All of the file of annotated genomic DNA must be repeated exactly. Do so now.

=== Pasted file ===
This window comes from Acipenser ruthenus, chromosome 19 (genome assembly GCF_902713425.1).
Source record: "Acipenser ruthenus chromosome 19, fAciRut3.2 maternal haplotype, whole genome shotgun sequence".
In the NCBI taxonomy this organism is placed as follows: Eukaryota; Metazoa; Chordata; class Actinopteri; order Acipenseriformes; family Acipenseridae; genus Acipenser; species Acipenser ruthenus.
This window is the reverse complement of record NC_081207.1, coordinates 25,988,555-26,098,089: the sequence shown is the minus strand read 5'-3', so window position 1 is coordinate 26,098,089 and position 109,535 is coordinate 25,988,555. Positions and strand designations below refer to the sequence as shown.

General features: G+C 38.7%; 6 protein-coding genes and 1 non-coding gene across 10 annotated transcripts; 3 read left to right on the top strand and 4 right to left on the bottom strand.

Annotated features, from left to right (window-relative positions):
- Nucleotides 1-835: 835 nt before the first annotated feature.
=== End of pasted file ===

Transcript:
This window comes from Acipenser ruthenus, chromosome 19 (genome assembly GCF_902713425.1).
Source record: "Acipenser ruthenus chromosome 19, fAciRut3.2 maternal haplotype, whole genome shotgun sequence".
In the NCBI taxonomy this organism is placed as follows: Eukaryota; Metazoa; Chordata; class Actinopteri; order Acipenseriformes; family Acipenseridae; genus Acipenser; species Acipenser ruthenus.
This window is the reverse complement of record NC_081207.1, coordinates 25,988,555-26,098,089: the sequence shown is the minus strand read 5'-3', so window position 1 is coordinate 26,098,089 and position 109,535 is coordinate 25,988,555. Positions and strand designations below refer to the sequence as shown.

General features: G+C 38.7%; 6 protein-coding genes and 1 non-coding gene across 10 annotated transcripts; 3 read left to right on the top strand and 4 right to left on the bottom strand.

Annotated features, from left to right (window-relative positions):
- Nucleotides 1-835: 835 nt before the first annotated feature.